Posted by: Jeremy Fox | January 26, 2012

Another legacy of NCEAS: devalued introverts?

Modern science is increasingly a collaborative enterprise. In ecology, NCEAS was very influential in driving the shift towards collaboration. But The Curious Wavefunction asks a good question: what if one side effect of this shift is to devalue the scientific contributions of introverts? It’s not just that some good scientists prefer to work alone, perhaps because they aren’t comfortable (scientifically and/or socially) in groups. By virtue of their independence, those sorts of scientists may be the creatives and contrarians, the sources of really new ideas. In future, is it going to be harder for such people to establish themselves and make their mark in science? Is it already getting harder?

I suppose I tend to appreciate this question because until recently I’ve mostly worked solo, or with a very few collaborators. And I certainly know some very good ecologists who are also very shy, and I wonder how that’s shaped their careers.


  1. I agree entirely with the sentiment, but not the characterisations. There are other reasons than introversion that researchers may prefer to work alone – efficiency being just one, egomania being another. I often wonder when I read a paper written by 5 or more people exactly what input each author had. I’ve had different experiences with multi-author papers, with some great collaborations and others containing ‘hangers on’.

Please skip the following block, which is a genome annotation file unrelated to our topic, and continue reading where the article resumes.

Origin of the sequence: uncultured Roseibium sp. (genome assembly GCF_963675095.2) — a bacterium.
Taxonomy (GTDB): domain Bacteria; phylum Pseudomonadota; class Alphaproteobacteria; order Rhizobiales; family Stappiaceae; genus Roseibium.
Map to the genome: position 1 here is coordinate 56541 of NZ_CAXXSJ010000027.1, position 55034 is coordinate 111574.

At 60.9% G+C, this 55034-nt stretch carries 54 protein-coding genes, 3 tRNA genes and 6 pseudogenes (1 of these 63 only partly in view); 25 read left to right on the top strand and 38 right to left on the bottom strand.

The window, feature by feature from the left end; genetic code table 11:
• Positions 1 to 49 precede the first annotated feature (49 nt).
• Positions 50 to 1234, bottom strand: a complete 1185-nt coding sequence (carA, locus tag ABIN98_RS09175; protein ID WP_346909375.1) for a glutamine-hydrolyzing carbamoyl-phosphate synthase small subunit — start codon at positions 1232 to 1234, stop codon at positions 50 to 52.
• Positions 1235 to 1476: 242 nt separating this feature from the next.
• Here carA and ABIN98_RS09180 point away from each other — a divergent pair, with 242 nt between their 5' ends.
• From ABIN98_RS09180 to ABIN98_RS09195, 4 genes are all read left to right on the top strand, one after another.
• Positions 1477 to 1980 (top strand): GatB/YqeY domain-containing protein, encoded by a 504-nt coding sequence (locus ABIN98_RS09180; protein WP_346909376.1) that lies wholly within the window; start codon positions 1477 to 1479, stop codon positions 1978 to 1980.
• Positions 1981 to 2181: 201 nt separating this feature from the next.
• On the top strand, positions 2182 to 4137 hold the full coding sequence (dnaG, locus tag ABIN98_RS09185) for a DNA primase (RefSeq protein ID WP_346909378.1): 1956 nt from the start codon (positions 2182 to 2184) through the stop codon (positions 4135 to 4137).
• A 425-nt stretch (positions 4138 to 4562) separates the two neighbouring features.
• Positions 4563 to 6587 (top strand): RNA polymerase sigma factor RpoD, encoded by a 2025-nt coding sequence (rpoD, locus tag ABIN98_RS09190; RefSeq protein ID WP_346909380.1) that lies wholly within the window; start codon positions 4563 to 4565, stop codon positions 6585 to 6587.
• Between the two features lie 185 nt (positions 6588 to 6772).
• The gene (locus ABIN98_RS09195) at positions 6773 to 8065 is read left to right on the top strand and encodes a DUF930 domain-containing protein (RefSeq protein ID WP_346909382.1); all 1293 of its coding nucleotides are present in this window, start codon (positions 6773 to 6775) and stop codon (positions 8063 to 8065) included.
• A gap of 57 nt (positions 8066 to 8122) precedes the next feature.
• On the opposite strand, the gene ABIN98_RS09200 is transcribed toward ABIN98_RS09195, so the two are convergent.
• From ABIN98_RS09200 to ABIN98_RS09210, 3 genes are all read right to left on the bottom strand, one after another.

But yeah – I also wonder if we risk developing a “horse designed by a committee” type mentality.

    With the laudible goal of increasing and maintaining diversity across all levels within academia, from gender to cultural and ethnic equality, individuality should not be forgotten.

    • Yes, my gloss on “introverted” was deliberately brief, probably overly so.

      • Sorry, I didn’t mean to imply you were oversimplifying things, Jeremy, even in the context of a short post.

  2. Many people that I’ve encountered who are really fond of “group collaborations” are so because it satisfies some psycho-social need that they themselves appear to be only dimly aware of, not because it necessarily improves the science. Others however are truly interested in the synergistic brain storming that can result. It’s absolutely vital to be able to be able to discriminate between these two kinds of people IMO.

  3. How about devalueing the credits gained for a paper by the number of authors? A paper by ten authors cited 100 times would count as much as one by a single author cited 10 times.

    • On a related note: I remember seeing a study that found that the number of citations was correlated with number of authors.

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